Washington Football

Washington Football

The Redskins made an important - and long overdue - decision to retire Bobby Mitchell's jersey. Mitchell deserves the honor not just for his incredible play on the field but for the racial abuse he suffered as the organization's first black player in 1962. 

Mitchell passed away in April but will be honored with the official retirement of his No. 49 jersey as well as the lower bowl of FedEx Field bearing his name, replacing that of former racist team owner George Preston Marshall. This will be just the second jersey to be retired by the Redskins ever in the team's history. It's a big deal, and for Mitchell it should have happened decades ago. 

The question now becomes what other jersey numbers should the organization hang up. And for any fan under 40, the first player that jumps to mind is Sean Taylor. 

The fifth overall pick in 2004, Taylor became an immediate fan favorite in Washington for his aggressive play and elite athleticism. He could run, hit, cover and seemingly be everywhere at once. 

On a recent Sports Uncovered podcast delving into the life and death of Taylor, ESPN's Louis Riddick described the safety as someone that "could run like a deer, hit like a man truck. There was nothing he couldn’t do."


Unfortunately Taylor's life was tragically cut short in 2007 when he was murdered at his home during a robbery. He died protecting his family from intruders, and even 12 years later, thousands of Redskins fans still show up wearing Taylor jerseys to FedEx Field. 


Let's be clear, Taylor does not have the resume of other Redskins players that might deserve their jersey retired.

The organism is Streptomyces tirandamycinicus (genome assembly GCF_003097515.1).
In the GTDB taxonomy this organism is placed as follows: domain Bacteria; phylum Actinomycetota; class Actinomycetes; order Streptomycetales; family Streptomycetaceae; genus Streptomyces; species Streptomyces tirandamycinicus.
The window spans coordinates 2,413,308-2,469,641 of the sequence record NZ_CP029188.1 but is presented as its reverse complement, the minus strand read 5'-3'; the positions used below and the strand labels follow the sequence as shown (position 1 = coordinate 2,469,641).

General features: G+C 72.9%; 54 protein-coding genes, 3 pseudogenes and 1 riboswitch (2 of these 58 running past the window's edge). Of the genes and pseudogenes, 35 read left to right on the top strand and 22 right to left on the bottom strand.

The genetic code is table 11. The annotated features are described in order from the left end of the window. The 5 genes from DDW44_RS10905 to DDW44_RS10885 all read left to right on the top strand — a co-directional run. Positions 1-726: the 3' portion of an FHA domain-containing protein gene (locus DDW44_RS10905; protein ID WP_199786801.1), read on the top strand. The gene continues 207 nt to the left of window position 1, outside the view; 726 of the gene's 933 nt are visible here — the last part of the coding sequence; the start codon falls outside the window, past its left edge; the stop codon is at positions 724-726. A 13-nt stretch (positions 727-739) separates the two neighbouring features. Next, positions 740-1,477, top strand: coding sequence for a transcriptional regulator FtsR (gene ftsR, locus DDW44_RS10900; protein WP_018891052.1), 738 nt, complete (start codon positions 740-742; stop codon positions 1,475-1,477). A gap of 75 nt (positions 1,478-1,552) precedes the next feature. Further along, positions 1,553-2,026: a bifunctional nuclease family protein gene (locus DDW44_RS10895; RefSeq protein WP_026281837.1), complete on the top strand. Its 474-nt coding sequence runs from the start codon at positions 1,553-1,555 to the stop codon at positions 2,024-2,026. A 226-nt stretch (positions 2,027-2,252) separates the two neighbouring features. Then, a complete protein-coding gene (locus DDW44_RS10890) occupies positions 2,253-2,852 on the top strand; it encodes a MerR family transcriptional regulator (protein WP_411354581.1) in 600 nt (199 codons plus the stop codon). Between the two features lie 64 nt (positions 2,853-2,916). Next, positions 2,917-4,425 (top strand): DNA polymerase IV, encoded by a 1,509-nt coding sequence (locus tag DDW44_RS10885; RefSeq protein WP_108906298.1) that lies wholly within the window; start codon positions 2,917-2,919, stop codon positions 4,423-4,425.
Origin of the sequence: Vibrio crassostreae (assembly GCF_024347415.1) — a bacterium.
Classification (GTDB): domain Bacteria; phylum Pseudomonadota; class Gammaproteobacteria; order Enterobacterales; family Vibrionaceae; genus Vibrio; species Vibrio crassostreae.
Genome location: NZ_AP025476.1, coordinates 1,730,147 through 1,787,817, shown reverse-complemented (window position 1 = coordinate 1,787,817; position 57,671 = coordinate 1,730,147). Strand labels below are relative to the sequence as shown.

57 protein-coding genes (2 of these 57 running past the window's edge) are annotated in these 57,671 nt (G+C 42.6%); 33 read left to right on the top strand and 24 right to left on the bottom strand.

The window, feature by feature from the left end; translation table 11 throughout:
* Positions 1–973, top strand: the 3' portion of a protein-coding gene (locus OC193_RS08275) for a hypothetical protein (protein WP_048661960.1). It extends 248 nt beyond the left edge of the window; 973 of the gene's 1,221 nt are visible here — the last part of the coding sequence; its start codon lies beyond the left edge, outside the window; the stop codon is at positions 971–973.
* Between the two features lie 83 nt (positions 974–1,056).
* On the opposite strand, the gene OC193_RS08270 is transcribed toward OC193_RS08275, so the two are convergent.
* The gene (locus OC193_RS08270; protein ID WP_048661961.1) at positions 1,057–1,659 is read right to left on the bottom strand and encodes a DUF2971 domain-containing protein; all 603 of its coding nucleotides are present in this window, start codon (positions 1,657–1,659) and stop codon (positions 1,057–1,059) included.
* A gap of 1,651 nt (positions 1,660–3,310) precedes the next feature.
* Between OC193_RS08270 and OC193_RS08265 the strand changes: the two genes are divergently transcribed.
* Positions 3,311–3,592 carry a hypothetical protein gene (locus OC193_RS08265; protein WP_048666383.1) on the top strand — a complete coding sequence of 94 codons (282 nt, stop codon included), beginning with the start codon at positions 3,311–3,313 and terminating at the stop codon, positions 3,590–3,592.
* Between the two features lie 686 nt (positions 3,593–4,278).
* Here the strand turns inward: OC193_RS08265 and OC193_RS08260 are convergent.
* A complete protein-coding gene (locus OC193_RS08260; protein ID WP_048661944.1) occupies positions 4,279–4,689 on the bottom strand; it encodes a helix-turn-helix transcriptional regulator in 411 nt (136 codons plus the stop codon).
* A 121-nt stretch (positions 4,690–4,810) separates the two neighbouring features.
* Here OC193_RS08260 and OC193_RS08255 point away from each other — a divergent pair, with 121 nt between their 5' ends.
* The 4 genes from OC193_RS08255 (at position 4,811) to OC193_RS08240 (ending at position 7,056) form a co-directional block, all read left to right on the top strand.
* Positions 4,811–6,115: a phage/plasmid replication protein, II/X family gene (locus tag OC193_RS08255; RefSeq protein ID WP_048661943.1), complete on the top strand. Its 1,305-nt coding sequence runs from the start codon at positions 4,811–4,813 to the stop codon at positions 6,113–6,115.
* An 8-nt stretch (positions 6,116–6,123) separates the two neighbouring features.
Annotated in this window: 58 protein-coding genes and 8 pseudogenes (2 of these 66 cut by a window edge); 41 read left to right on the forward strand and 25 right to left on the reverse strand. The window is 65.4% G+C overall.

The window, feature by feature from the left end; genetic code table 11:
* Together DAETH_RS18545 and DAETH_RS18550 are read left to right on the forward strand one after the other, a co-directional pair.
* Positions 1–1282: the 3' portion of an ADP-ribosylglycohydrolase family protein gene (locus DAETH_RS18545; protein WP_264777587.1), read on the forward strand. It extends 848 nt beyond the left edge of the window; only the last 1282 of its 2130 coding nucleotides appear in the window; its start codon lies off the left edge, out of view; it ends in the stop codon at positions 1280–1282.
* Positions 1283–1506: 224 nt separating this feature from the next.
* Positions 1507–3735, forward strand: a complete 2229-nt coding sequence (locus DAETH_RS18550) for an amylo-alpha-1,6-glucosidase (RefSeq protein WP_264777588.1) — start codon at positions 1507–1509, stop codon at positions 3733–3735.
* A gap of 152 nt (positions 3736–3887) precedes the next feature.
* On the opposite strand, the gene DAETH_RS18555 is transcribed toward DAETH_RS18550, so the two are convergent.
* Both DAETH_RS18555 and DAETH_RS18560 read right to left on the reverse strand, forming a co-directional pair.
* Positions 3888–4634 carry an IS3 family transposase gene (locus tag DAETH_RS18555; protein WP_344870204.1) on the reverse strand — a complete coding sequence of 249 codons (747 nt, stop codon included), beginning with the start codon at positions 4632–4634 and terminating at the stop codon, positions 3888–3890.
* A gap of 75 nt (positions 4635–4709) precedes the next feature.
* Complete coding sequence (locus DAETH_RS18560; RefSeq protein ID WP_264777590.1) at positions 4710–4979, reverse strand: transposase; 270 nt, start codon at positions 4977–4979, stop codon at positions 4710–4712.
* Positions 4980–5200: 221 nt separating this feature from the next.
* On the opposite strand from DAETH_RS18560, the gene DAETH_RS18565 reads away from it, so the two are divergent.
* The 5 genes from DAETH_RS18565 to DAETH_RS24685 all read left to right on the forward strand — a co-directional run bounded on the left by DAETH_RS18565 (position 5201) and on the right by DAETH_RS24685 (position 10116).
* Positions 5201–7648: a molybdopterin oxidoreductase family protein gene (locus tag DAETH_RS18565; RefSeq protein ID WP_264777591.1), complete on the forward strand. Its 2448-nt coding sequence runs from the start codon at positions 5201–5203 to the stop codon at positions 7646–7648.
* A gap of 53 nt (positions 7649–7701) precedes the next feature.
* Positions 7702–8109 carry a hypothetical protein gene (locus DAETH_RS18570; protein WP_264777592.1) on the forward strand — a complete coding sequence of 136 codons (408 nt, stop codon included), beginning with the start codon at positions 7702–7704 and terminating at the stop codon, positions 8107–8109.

Sonny Jurgensen, John Riggins and Darrell Green are all in the Hall of Fame and played their position better than almost anyone else. Doug Williams won a Super Bowl in Washington, and along the way became a cultural icon as the first black quarterback to ever hoist the Lombardi Trophy. 

Taylor isn't in the Hall of Fame, and he didn't win a Lombardi. 

Still, Taylor played at such an elite level that it seems like he would have gone to the Hall of Fame. That's not hyperbole. Plenty of his former teammates and opponents believe he belongs in Canton, or definitely would have made it there had he not been murdered. 

Retiring Taylor's jersey isn't about what he did in four seasons with the Redskins, even if the numbers are very impressive. 

Retiring Taylor's jersey would be about honoring the man and the player that he might have become.


That memory shines bright for Redskins fans, particularly younger Redskins fans that have no context for the organization's glory days 30+ years ago. Taylor was at the center of the Redskins only playoff win this century, and he's undoubtedly been the team's best player in the FedEx Field era, even if the window was too short. 

Clinton Portis played with Taylor in college at the University of Miami, and again with the Redskins. Portis was also integral in the Redskins lone playoff win this century, way back in 2006, where Portis and Taylor scored the only two Redskins touchdowns in a 17-10 win over Tampa. 

Asked via text message if he believes the Redskins should retire Taylor's number, Portis replied, "Of course I do!"

Not all decisions need to be made with the weight of history. 

Some can just be made. 

Yes, other Redskins players have better resumes or cases to have their numbers retired. Those players, however, were not gunned down in the prime of their careers. 

Other players, deserving players, should also be considered for jersey retirement. Those articles are coming. But that doesn't mean Taylor's name can't be discussed first. 

Taylor means more to many people because he's gone. He can't show up for the annual Redskins alumni game. He can't comment about the team or show up for training camp practices. 

Taylor is gone, but his memory isn't. It will never be. Nobody has worn his number 21 jersey since he passed, but why not make it official and retire it for good. 

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